Florida's 1959 "greenbelt" law was among the nation's first to give property tax breaks to farmers.As the post-World War II building frenzy drove up property values - and tax bills - lawmakers sought to help growers and ranchers stay in business.
But half a century later, the state's pioneering law is one of the weakest in the country, largelyunsuccessful in preserving farmland and easily exploited by developers.
"They just hand out the tax break to whoever asks, and they don't look at who they're giving it to, " said national preservation expert Deborah Bowers. "They're losing millions and millions of dollars, and the farmland. It's mind-boggling."Florida gave up as much as $745 million in tax revenue last year on agricultural tax breaks, Broward and Miami-Dade counties about $60million between them. Yet a state that depends on agriculture as its second-largest industry has lost roughly eight million acres of farmland since 1954, a drop of more than 40 percent.
Most of the biggest financial beneficiaries of farm subsidies in South Florida are developers and speculators, a Herald investigation found. Some corporate landowners claim lots filled with rocks, melaleuca trees or dirt piles as pasture, cutting property tax bills on those parcels by as much as 99 percent.
Most states impose safeguards designed to prevent abuse of agricultural tax breaks and ensure lasting benefits from the public's investment. In exchange for the subsidies, other states:
- Demand that landowners pay back taxes once development begins. Pennsylvania collects seven years' worth of tax savings plus interest. Massachusetts collects five years of back taxes, while New Jersey demands three years' worth. Wisconsin imposes a penalty based on the previous year's tax savings.
In Florida, landowners who pave over farmland don't have to pay back a dime. Back-tax proposals have been quashed by developers, one of the most powerful special interests in state government, and the farm lobby, which fears that any tweaking of the greenbelt law could undermine it altogether.
- Require that farms be a certain size and generate a minimum income. In New York, farms must be at least seven acres and gross an average of $10,000 a year. South Carolina calls for 10 acres of cropland or at least $1,000 in annual revenue for three of the past five years. Maine requires five acres and $2,000in annual revenue in recent years.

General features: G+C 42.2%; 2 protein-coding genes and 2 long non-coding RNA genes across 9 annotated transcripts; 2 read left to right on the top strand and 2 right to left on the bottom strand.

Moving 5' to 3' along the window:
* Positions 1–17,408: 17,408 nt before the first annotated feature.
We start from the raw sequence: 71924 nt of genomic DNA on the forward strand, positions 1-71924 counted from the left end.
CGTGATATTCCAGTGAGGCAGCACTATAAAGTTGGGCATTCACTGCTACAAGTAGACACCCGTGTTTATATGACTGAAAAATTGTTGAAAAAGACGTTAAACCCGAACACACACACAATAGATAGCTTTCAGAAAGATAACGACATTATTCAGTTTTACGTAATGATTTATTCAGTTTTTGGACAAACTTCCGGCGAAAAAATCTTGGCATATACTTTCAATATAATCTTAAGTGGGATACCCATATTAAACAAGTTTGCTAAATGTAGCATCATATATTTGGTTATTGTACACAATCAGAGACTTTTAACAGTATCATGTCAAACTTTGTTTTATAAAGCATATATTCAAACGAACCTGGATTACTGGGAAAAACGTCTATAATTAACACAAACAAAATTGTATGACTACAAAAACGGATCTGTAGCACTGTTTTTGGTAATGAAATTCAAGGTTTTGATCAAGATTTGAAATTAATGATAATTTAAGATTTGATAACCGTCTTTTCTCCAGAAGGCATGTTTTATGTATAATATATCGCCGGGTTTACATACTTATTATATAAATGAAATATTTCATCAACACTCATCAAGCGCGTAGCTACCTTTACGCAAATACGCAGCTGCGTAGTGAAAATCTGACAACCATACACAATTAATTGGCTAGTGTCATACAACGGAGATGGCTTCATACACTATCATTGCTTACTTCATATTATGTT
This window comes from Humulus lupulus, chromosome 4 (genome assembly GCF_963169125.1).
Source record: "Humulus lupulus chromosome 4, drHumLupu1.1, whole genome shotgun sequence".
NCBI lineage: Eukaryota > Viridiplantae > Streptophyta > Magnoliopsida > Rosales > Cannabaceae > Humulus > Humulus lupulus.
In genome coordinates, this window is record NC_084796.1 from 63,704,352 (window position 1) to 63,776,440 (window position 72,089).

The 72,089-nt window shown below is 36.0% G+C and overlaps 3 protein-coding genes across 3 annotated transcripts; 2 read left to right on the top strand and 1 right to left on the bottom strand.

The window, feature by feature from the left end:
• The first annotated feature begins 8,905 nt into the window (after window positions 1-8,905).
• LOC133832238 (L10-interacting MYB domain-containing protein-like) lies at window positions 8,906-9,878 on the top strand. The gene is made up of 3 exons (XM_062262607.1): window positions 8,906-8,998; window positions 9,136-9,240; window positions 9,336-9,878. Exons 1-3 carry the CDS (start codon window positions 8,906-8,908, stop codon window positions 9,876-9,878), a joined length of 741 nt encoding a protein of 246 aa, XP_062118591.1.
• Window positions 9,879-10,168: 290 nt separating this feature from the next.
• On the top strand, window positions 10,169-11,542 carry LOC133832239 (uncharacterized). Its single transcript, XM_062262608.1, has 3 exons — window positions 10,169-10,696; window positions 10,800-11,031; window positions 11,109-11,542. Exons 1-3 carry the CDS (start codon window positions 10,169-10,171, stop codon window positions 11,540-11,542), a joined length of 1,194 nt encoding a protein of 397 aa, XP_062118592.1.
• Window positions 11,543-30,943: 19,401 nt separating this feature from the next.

In Florida, even money-losing farms on half-acre lots are eligible for tax relief, whatever their business practices.The Herald found skinny cows eating garbage atone scruffy lot in northwest Miami-Dade; at a Hialeah site, cow carcasses were decomposing in the dirt.
- Scrutinize corporations that seek the tax breaks. To be eligible in Minnesota, corporate landowners must prove that at least 80 percent of their revenue comes from agriculture.
In Florida, non-agricultural corporations can simply lease land to farmers. Subsidies goto national homebuilder Lennar Homes, television magnate and billionaire Edmund Ansin and warehouse developer Armando Codina.
- Make landowners promise not to build for a certain number of years. California's law, considered a model, requires landowners to sign10-year commitments; even more generous tax relief is awarded to those who make20-year commitments. Violators must pay up to 25 percent of the land's market value - $250,000 on a lot worth $1million. Maryland collects a tax when agricultural land is sold, waived only if the new owner promises to keep farming for the next five years.